Eulerian and Lagrangian methods for stability analysis. An interval approach

  • Mario Martinez Guerrero

Student thesis: Phd


Stability analysis is one of the most important areas of research in engineering nowadays. The goal of stability analysis is to determine a working region in which a system's output remains bounded for a given input or perturbation. Since the previous century, the problem of verifying if a system is stable has been addressed using Lyapunov-based methods. However if the system is nonlinear, time variant or uncertain; obtaining a stable region becomes a challenging problem and no generalised or reliable methods have been developed. This thesis proposes some novel concepts to study the stability of nonlinear time variant systems with uncertainties in a set membership context. Two new concepts of G-Stability related to the stability of time variant systems, and T-Stability which refers to the asymptotic stability of time variant nonlinear systems, are introduced. These new approaches have been developed by extending the existing theory of nonlinear stability analysis towards time variant nonlinear systems and combining it alongside interval methods for the validation of reliable and robust results for the stability problem. The main principle is to establish a safe time variant region in the state space, namely a time variant tube, where the system is attracted and cannot escape for all time. Furthermore, this methodology is illustrated on the trajectory following problem for a sailboat system. In modern control systems, Lyapunov theory has been used to develop different control strategies, such as Sliding Mode Control (SMC). In this thesis, using the new stability concepts, a tube based control strategy was defined. In general, this control strategy is based on time variant tubes and the ability of the system to become attracted by the tube, reach this region of attraction in a finite time, and remain there for all time. This control strategy was implemented for the problem of trajectory tracking of a nonholonomic robotic system. Viability theory analyses the state evolution of a dynamical system such that its states remain inside for a determined time. In this thesis, some novel concepts and methods for viability theory are proposed for the analysis of nonlinear systems with additive bounded uncertainties based on interval methods. Furthermore, an extension of these concepts towards time variant systems is also proposed. The methodology and concepts defined previously, are illustrated and validated on the car on the hill problem with additive bounded uncertainties.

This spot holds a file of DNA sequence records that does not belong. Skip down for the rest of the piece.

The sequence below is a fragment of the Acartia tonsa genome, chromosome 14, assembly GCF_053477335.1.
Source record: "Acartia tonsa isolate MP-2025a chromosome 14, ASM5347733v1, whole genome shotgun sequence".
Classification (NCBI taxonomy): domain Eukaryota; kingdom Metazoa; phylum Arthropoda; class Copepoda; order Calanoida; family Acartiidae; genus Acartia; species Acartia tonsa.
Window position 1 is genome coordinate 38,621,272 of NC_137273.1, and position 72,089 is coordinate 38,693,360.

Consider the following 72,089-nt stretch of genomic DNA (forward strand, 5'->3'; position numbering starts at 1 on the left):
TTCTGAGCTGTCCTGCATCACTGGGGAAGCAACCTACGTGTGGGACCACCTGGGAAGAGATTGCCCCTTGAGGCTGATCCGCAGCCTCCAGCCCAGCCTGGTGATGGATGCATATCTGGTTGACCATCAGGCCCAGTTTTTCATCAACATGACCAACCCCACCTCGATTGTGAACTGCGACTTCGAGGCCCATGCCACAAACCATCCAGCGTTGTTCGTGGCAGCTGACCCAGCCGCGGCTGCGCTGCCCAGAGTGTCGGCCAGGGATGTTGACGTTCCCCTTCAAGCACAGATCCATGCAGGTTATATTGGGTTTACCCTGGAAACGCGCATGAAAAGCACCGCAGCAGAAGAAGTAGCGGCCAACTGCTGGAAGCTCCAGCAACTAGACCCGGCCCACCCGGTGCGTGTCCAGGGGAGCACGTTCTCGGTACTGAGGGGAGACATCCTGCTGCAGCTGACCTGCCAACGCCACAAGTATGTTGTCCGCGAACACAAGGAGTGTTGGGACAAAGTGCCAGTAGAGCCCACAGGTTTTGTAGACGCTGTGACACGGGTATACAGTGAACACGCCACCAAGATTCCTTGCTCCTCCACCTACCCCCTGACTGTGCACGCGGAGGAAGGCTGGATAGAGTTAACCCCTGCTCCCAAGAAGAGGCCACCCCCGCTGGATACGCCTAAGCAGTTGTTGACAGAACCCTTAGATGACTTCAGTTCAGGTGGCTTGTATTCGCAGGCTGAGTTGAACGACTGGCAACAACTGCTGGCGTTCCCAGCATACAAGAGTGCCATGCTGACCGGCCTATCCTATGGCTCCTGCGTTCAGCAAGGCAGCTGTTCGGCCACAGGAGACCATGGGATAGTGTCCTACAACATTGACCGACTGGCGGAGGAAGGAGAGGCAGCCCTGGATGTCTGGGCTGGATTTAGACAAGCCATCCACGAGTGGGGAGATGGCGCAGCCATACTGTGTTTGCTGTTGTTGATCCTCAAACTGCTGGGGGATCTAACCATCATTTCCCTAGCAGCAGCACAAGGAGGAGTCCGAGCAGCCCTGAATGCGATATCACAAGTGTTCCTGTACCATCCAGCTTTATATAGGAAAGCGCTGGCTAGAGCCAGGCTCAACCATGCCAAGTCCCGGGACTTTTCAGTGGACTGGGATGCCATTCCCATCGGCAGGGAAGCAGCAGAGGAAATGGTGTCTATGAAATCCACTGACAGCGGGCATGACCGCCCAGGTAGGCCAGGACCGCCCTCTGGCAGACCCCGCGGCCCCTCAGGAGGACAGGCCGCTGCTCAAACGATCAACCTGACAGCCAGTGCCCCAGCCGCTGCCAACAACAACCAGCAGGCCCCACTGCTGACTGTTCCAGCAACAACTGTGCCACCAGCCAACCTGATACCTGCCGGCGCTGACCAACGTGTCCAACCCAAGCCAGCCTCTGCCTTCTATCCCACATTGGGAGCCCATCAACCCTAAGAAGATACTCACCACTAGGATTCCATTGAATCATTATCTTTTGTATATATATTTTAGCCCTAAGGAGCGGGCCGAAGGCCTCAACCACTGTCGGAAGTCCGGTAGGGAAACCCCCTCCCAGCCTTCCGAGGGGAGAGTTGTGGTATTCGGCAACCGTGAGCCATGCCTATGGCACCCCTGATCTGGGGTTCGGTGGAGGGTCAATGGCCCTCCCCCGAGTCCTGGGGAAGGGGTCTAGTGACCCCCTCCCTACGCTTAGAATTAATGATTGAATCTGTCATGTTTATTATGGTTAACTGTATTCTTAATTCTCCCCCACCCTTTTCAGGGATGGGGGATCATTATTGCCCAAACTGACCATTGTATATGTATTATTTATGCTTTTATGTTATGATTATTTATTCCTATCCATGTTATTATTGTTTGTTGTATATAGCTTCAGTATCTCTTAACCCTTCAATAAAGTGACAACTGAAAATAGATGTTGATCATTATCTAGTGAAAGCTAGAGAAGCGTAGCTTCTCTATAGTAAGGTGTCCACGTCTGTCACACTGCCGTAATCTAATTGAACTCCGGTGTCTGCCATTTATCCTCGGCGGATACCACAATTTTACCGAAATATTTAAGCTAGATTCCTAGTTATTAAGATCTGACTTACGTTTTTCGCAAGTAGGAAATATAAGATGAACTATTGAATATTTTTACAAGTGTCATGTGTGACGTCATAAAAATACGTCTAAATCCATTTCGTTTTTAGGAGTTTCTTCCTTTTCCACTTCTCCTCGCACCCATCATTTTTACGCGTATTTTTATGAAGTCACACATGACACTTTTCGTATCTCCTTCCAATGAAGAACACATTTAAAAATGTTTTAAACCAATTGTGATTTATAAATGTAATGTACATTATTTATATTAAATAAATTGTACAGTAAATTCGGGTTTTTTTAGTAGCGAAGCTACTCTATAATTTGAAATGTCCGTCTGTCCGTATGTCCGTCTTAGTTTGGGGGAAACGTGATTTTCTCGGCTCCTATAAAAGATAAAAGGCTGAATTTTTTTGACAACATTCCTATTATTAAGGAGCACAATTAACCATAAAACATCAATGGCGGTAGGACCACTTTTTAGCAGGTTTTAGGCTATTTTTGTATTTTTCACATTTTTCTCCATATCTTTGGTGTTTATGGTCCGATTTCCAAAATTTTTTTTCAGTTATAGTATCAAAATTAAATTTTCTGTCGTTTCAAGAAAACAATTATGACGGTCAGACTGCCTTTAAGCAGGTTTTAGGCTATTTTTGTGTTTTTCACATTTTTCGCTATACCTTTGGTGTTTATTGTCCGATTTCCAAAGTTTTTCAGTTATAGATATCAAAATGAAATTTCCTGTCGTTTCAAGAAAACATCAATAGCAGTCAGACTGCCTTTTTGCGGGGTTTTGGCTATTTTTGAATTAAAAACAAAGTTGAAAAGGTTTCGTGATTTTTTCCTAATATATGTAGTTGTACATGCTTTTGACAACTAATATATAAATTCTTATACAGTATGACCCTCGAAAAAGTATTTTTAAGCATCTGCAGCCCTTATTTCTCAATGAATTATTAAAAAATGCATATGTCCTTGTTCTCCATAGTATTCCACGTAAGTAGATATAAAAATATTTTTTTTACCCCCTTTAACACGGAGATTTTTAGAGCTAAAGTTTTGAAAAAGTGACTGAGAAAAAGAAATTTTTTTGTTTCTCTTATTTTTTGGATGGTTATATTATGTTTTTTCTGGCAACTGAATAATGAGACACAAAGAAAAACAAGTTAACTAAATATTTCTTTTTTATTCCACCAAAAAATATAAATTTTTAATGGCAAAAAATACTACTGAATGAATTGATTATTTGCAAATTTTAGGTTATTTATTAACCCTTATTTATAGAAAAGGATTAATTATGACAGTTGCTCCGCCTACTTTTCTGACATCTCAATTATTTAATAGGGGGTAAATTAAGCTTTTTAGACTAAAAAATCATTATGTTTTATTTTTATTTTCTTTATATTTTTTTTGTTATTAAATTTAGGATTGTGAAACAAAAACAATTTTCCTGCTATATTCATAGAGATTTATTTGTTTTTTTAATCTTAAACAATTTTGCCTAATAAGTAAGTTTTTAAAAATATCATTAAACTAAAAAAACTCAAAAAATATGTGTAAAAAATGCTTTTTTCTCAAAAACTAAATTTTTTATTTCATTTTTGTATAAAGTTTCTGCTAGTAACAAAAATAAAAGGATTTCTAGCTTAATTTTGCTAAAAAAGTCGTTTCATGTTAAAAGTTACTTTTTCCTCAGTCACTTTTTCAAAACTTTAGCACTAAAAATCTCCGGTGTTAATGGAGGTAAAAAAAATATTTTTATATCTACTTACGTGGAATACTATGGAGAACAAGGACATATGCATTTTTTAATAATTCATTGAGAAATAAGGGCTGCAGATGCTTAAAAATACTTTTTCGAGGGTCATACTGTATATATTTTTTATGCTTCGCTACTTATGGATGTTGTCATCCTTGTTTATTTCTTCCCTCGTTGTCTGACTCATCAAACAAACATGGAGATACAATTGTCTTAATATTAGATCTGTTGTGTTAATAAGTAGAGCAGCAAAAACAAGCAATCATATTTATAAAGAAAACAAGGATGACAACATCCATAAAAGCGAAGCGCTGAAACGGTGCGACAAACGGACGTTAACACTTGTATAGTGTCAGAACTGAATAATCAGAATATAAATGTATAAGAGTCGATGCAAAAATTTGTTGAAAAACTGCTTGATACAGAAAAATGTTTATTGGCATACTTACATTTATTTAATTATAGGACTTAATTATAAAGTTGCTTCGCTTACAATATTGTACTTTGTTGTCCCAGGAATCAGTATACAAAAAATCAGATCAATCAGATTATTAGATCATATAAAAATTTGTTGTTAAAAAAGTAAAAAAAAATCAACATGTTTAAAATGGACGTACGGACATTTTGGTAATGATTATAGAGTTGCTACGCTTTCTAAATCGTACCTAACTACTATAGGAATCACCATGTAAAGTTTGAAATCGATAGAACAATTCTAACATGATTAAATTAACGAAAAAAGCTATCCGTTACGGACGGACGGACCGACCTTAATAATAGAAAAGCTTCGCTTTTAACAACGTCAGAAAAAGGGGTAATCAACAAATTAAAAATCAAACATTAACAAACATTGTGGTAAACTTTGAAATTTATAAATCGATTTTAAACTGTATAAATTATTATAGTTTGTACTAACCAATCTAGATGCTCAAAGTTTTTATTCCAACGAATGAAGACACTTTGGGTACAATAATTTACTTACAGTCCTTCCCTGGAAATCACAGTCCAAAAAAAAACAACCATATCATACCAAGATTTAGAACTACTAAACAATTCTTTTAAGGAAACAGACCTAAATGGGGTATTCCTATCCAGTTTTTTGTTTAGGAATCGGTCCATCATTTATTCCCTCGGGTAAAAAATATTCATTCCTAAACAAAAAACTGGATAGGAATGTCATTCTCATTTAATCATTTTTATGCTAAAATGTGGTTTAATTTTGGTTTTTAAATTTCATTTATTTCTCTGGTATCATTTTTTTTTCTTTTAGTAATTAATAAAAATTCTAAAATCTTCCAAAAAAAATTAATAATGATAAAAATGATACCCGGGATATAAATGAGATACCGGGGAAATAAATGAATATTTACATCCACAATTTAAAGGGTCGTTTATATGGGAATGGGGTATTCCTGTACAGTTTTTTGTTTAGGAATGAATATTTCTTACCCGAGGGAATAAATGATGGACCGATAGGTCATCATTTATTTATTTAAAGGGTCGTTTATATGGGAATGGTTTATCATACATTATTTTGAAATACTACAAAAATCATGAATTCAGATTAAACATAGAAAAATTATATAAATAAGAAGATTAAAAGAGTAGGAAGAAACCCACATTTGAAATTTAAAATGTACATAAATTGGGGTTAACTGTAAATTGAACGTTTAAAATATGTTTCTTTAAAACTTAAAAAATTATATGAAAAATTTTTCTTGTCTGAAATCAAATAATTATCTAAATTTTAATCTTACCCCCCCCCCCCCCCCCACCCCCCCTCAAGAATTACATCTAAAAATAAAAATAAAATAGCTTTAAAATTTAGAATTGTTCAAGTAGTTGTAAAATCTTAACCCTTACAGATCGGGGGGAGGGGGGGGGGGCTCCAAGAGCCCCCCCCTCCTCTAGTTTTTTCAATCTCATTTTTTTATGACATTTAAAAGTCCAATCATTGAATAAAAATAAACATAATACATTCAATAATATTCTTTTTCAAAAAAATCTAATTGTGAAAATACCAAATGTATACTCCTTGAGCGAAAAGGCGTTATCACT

Date of Award1 Aug 2022
Original languageEnglish
Awarding Institution
  • The University of Manchester
SupervisorZhengtao Ding (Supervisor) & Alexandru Stancu (Supervisor)


  • Control systems
  • Time variant systems
  • Set Mambership
  • Nonlinear systems
  • Interval Methods
  • Stable systems
  • Stability Analysis

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